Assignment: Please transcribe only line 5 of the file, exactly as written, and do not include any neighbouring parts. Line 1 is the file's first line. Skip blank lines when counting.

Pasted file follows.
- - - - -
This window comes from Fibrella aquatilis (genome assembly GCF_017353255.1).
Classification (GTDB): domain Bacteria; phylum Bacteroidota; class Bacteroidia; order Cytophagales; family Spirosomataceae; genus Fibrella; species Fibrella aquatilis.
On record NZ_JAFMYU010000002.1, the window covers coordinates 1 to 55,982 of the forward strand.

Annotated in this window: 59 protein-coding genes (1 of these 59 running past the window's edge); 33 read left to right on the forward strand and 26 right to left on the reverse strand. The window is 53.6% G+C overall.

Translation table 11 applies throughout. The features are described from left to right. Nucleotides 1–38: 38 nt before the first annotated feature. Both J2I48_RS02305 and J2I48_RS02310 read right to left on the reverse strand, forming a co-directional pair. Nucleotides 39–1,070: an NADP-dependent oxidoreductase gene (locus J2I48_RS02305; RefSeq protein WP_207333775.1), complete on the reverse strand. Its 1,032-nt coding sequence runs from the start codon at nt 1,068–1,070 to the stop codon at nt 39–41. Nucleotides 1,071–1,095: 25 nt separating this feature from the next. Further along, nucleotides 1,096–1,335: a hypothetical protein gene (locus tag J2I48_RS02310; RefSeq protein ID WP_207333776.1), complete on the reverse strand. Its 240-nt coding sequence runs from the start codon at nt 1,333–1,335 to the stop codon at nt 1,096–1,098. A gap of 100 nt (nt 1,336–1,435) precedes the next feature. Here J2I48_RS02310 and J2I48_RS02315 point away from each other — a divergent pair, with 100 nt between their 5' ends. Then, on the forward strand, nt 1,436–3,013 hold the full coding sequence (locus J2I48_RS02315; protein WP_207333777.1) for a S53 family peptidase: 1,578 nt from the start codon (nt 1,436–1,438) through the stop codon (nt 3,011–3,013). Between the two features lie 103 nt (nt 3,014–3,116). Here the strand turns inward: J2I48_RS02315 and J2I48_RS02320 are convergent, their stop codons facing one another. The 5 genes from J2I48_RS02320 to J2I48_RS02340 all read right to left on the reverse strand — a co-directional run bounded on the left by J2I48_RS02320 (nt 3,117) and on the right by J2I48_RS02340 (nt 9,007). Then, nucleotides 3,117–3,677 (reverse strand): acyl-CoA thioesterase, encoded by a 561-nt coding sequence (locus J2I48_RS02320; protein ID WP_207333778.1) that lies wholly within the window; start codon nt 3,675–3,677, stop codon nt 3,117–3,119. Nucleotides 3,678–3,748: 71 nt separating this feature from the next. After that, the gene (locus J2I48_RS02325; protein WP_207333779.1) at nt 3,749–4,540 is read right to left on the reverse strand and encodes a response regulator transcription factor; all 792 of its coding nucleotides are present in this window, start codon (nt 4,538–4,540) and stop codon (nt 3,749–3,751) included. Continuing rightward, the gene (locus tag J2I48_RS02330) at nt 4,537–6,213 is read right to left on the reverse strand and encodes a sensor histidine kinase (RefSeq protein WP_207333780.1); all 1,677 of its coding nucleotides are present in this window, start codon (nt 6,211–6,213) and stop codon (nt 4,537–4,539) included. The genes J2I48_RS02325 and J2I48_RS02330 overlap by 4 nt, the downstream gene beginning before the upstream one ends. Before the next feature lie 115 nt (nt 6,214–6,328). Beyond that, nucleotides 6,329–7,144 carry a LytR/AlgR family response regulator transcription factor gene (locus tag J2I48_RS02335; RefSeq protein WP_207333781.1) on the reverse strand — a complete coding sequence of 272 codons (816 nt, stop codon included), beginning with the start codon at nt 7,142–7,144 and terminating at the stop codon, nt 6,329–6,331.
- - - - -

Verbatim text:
Translation table 11 applies throughout. The features are described from left to right. Nucleotides 1–38: 38 nt before the first annotated feature. Both J2I48_RS02305 and J2I48_RS02310 read right to left on the reverse strand, forming a co-directional pair. Nucleotides 39–1,070: an NADP-dependent oxidoreductase gene (locus J2I48_RS02305; RefSeq protein WP_207333775.1), complete on the reverse strand. Its 1,032-nt coding sequence runs from the start codon at nt 1,068–1,070 to the stop codon at nt 39–41. Nucleotides 1,071–1,095: 25 nt separating this feature from the next. Further along, nucleotides 1,096–1,335: a hypothetical protein gene (locus tag J2I48_RS02310; RefSeq protein ID WP_207333776.1), complete on the reverse strand. Its 240-nt coding sequence runs from the start codon at nt 1,333–1,335 to the stop codon at nt 1,096–1,098. A gap of 100 nt (nt 1,336–1,435) precedes the next feature. Here J2I48_RS02310 and J2I48_RS02315 point away from each other — a divergent pair, with 100 nt between their 5' ends. Then, on the forward strand, nt 1,436–3,013 hold the full coding sequence (locus J2I48_RS02315; protein WP_207333777.1) for a S53 family peptidase: 1,578 nt from the start codon (nt 1,436–1,438) through the stop codon (nt 3,011–3,013). Between the two features lie 103 nt (nt 3,014–3,116). Here the strand turns inward: J2I48_RS02315 and J2I48_RS02320 are convergent, their stop codons facing one another. The 5 genes from J2I48_RS02320 to J2I48_RS02340 all read right to left on the reverse strand — a co-directional run bounded on the left by J2I48_RS02320 (nt 3,117) and on the right by J2I48_RS02340 (nt 9,007). Then, nucleotides 3,117–3,677 (reverse strand): acyl-CoA thioesterase, encoded by a 561-nt coding sequence (locus J2I48_RS02320; protein ID WP_207333778.1) that lies wholly within the window; start codon nt 3,675–3,677, stop codon nt 3,117–3,119. Nucleotides 3,678–3,748: 71 nt separating this feature from the next. After that, the gene (locus J2I48_RS02325; protein WP_207333779.1) at nt 3,749–4,540 is read right to left on the reverse strand and encodes a response regulator transcription factor; all 792 of its coding nucleotides are present in this window, start codon (nt 4,538–4,540) and stop codon (nt 3,749–3,751) included. Continuing rightward, the gene (locus tag J2I48_RS02330) at nt 4,537–6,213 is read right to left on the reverse strand and encodes a sensor histidine kinase (RefSeq protein WP_207333780.1); all 1,677 of its coding nucleotides are present in this window, start codon (nt 6,211–6,213) and stop codon (nt 4,537–4,539) included. The genes J2I48_RS02325 and J2I48_RS02330 overlap by 4 nt, the downstream gene beginning before the upstream one ends. Before the next feature lie 115 nt (nt 6,214–6,328). Beyond that, nucleotides 6,329–7,144 carry a LytR/AlgR family response regulator transcription factor gene (locus tag J2I48_RS02335; RefSeq protein WP_207333781.1) on the reverse strand — a complete coding sequence of 272 codons (816 nt, stop codon included), beginning with the start codon at nt 7,142–7,144 and terminating at the stop codon, nt 6,329–6,331.